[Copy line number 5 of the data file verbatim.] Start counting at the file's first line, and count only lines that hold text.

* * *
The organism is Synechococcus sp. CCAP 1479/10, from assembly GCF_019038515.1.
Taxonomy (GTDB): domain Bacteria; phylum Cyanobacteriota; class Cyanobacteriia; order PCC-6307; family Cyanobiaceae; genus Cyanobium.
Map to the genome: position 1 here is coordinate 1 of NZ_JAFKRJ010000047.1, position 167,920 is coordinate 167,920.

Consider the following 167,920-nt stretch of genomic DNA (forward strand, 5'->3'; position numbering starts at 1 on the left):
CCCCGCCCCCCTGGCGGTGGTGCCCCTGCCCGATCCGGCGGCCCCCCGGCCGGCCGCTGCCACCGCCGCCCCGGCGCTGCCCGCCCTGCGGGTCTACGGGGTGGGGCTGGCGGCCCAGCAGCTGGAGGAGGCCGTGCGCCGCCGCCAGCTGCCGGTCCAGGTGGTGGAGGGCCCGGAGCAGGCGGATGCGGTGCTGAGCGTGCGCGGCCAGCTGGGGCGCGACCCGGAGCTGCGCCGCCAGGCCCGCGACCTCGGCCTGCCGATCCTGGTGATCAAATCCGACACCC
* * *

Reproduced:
CCCCGCCCCCCTGGCGGTGGTGCCCCTGCCCGATCCGGCGGCCCCCCGGCCGGCCGCTGCCACCGCCGCCCCGGCGCTGCCCGCCCTGCGGGTCTACGGGGTGGGGCTGGCGGCCCAGCAGCTGGAGGAGGCCGTGCGCCGCCGCCAGCTGCCGGTCCAGGTGGTGGAGGGCCCGGAGCAGGCGGATGCGGTGCTGAGCGTGCGCGGCCAGCTGGGGCGCGACCCGGAGCTGCGCCGCCAGGCCCGCGACCTCGGCCTGCCGATCCTGGTGATCAAATCCGACACCC